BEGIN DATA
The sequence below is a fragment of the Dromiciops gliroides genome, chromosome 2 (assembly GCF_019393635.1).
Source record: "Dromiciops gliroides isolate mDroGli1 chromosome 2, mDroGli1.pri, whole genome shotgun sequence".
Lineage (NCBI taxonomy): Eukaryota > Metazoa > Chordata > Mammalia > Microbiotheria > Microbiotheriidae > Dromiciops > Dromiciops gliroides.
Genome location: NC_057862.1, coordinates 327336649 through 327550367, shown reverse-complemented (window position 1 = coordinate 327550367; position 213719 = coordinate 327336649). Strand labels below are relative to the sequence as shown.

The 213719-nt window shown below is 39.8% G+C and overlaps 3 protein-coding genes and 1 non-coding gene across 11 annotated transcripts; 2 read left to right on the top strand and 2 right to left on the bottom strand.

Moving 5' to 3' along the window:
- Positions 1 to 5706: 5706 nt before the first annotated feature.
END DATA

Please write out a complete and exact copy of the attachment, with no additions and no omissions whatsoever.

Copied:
The sequence below is a fragment of the Dromiciops gliroides genome, chromosome 2 (assembly GCF_019393635.1).
Source record: "Dromiciops gliroides isolate mDroGli1 chromosome 2, mDroGli1.pri, whole genome shotgun sequence".
Lineage (NCBI taxonomy): Eukaryota > Metazoa > Chordata > Mammalia > Microbiotheria > Microbiotheriidae > Dromiciops > Dromiciops gliroides.
Genome location: NC_057862.1, coordinates 327336649 through 327550367, shown reverse-complemented (window position 1 = coordinate 327550367; position 213719 = coordinate 327336649). Strand labels below are relative to the sequence as shown.

The 213719-nt window shown below is 39.8% G+C and overlaps 3 protein-coding genes and 1 non-coding gene across 11 annotated transcripts; 2 read left to right on the top strand and 2 right to left on the bottom strand.

Moving 5' to 3' along the window:
- Positions 1 to 5706: 5706 nt before the first annotated feature.